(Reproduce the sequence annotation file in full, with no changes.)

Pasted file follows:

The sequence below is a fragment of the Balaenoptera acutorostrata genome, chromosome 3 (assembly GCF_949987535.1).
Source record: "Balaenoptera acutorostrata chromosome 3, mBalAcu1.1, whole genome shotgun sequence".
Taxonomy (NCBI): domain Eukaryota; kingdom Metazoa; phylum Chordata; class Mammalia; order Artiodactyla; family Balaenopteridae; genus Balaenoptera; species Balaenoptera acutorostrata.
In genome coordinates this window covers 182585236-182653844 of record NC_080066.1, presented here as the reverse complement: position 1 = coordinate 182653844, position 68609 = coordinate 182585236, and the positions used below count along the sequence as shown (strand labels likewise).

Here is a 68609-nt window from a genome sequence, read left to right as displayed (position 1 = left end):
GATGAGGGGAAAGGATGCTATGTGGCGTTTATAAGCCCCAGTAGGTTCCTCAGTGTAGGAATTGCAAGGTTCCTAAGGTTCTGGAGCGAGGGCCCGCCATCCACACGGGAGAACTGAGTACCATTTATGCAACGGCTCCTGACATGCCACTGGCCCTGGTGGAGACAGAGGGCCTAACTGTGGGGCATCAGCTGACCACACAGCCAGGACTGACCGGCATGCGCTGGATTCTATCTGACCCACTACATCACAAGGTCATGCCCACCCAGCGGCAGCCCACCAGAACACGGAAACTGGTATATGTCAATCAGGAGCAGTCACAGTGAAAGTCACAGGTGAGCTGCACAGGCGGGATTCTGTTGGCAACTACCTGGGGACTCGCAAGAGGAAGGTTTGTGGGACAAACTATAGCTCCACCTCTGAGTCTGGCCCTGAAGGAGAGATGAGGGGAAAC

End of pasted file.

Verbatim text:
The sequence below is a fragment of the Balaenoptera acutorostrata genome, chromosome 3 (assembly GCF_949987535.1).
Source record: "Balaenoptera acutorostrata chromosome 3, mBalAcu1.1, whole genome shotgun sequence".
Taxonomy (NCBI): domain Eukaryota; kingdom Metazoa; phylum Chordata; class Mammalia; order Artiodactyla; family Balaenopteridae; genus Balaenoptera; species Balaenoptera acutorostrata.
In genome coordinates this window covers 182585236-182653844 of record NC_080066.1, presented here as the reverse complement: position 1 = coordinate 182653844, position 68609 = coordinate 182585236, and the positions used below count along the sequence as shown (strand labels likewise).

Here is a 68609-nt window from a genome sequence, read left to right as displayed (position 1 = left end):
GATGAGGGGAAAGGATGCTATGTGGCGTTTATAAGCCCCAGTAGGTTCCTCAGTGTAGGAATTGCAAGGTTCCTAAGGTTCTGGAGCGAGGGCCCGCCATCCACACGGGAGAACTGAGTACCATTTATGCAACGGCTCCTGACATGCCACTGGCCCTGGTGGAGACAGAGGGCCTAACTGTGGGGCATCAGCTGACCACACAGCCAGGACTGACCGGCATGCGCTGGATTCTATCTGACCCACTACATCACAAGGTCATGCCCACCCAGCGGCAGCCCACCAGAACACGGAAACTGGTATATGTCAATCAGGAGCAGTCACAGTGAAAGTCACAGGTGAGCTGCACAGGCGGGATTCTGTTGGCAACTACCTGGGGACTCGCAAGAGGAAGGTTTGTGGGACAAACTATAGCTCCACCTCTGAGTCTGGCCCTGAAGGAGAGATGAGGGGAAAC